Perhaps the ultimate party trick is the “sport take-off” or more appropriately, “launch”. Even with an expert behind the wheel, getting a car to launch just right is a decidedly hit or miss affair and perfect launches can only come after considerable practice. To get the revs just right without burning too much rubber or clutch is a black art. Power, traction and speed of clutch take up are all diametrically opposed parameters and each effects the other. Get one wrong and the run is botched. All three have to be spot on to get the lowest times for the sprint to 100 kph. The higher the power of the car, the more likely the mistakes.

Ferrari in one swoop has made each of its 355 owners a Schumacher, at least where launch capability is concerned. What the system does is detect your launch intention via the throttle sensor in terms of rate of throttle opening and it will allow the engine to rev up to 6000 rpm and then dump the clutch at a prescribed rate for take up and the 355 will take off with tyres just lightly spinning enough to wriggle the tail, smoke the tyres and leap off the line on the way to 100 kph in just 4.7 seconds. The best thing is, it does this every time, ever so consistently. Hard on the clutch? Not really. Ferrari says it actually saves on burnt clutches because of excessive slipping by Ferrari owners. Of course repeated launches will no doubt kill the clutch but they feel this sort of launch may only be occasional. We think with this sort of ease, owners will surely use it more.

If the user interface is not friendly, all the high-tech trickery will be worth squat. In the end, the user must be able to get the most from this technology and with human-limited capability, manage to use at least 90% of its potential without having to be a F1 driver. This we must admit was a concern of ours for Ferrari has not exactly been a forerunner when it comes to ergonomics and user-friendliness.

The interior is largely unchanged meaning to say the typical Italian driver’s position remains. This is curious since the 456 and 550 do not suffer from this. It is noticeable but never uncomfortable enough to distract you from the pleasure up ahead though we were hoping for a more vertical steering wheel. In what seems to be an apparent stroke of genius, Ferrari engineers placed two control paddles or flippers just behind the steering wheel within a finger’s stretch. The right paddle when pulled towards you changes the gears upwards from 1st to 6th which is displayed on a digital readout in the centre of the instrument panel. The left paddle is then left to change gears downward from 6th to 1st. It has a fixed position at the three and nine o’clock position unlike the others which are located on their steering wheels. There is good reason for this. In Formula One, the drivers barely have to move their steering wheel a whole turn from lock to lock which would mean the driver does not have to shuffle his hands like in a normal car. This also means the relative positions of up/down or +/- are unchanged. We discovered this foible when in the mountains in a car with steering wheel mounted switches. It was great with the steering pointed for the straight-ahead position but in the hairpins when we had to crank the steering over, who knows just how many times and to what position, it was impossible to keep track of which way we should flick the switch to shift down to a lower gear. With the Ferrari system, since the paddles were always in the same relationship, we found and we are sure any driver would concur that this is a far better system because a road going car has far more turns of the steering wheel when going from lock to lock.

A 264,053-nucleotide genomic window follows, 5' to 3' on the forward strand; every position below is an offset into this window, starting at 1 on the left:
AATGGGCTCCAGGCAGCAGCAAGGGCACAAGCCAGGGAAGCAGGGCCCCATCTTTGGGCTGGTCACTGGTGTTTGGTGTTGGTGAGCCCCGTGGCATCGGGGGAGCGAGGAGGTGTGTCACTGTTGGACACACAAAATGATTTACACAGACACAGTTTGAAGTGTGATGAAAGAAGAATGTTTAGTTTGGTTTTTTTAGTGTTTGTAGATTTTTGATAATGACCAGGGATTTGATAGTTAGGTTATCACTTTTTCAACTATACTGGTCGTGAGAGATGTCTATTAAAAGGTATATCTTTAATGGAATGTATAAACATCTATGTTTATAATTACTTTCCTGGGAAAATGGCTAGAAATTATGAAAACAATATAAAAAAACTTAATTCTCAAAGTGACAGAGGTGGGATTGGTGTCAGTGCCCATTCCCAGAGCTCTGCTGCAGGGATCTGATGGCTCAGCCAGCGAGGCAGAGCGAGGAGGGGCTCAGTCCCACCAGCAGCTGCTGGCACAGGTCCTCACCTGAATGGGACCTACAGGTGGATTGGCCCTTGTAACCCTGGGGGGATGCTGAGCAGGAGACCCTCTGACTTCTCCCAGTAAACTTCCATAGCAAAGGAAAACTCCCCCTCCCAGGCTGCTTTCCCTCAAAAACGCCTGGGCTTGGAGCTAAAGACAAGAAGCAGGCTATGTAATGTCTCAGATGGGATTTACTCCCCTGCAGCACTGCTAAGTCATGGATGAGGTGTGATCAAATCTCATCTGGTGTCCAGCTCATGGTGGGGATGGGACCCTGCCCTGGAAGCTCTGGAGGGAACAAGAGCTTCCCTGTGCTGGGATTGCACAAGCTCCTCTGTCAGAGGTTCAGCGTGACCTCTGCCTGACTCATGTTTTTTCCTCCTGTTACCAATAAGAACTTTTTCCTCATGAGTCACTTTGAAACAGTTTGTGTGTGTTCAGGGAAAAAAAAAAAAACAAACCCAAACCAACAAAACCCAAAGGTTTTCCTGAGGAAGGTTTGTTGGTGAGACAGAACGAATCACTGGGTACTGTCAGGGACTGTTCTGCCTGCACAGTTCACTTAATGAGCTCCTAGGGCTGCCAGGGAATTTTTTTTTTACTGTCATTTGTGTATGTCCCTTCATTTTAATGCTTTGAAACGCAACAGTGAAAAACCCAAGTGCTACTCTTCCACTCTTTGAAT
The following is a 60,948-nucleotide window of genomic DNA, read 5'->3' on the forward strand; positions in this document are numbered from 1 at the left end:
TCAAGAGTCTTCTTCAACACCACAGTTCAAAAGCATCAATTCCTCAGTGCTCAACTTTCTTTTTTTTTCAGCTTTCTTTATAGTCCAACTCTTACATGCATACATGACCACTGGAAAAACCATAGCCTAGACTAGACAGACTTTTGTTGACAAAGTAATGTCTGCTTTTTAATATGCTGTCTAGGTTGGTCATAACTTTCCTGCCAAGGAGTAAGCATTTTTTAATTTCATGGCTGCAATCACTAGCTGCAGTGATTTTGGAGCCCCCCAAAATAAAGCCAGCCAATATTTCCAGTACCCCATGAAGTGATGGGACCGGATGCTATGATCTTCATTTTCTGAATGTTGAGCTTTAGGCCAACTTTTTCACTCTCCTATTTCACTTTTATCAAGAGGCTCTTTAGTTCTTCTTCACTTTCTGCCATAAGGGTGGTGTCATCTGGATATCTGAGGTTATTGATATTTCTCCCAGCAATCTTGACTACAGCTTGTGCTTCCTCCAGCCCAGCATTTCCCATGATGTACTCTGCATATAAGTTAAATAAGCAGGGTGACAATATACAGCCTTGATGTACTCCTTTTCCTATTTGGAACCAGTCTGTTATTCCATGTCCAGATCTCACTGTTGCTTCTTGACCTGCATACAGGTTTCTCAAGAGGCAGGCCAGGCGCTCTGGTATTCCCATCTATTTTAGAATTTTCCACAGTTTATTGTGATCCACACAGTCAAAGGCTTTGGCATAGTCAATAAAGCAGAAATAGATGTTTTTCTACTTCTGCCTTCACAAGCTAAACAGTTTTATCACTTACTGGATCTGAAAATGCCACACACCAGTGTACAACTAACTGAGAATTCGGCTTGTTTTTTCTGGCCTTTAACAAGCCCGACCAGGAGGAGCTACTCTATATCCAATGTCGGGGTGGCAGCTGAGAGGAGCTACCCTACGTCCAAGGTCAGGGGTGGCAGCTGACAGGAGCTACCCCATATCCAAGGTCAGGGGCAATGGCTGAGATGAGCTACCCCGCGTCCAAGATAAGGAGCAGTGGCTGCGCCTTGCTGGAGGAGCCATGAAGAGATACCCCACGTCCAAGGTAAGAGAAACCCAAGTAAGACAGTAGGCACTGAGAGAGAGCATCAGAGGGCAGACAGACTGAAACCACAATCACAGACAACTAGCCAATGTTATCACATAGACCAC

That is fine for moving forwards but what about stopping in neutral or reversing? For neutral, a simultaneous flick of both left and right paddles will engage “N”. If you forget to get out of gear when coming to a stop, this F355 saves you the embarrassment, it will go into neutral for you in that event, even in manual mode. In auto mode, you can choose to take charge by flicking the paddles and taking over. Engaging reverse is more complicated but serves to eliminate accidental selection. From the neutral position and with your foot on the brakes, the small “T” lever can then be lifted and pulled towards you to select reverse, indicated by “R” in the digital readout. Feather the throttle lightly and the car rolls. It is not locked in gear as the clutch knows when to disengage.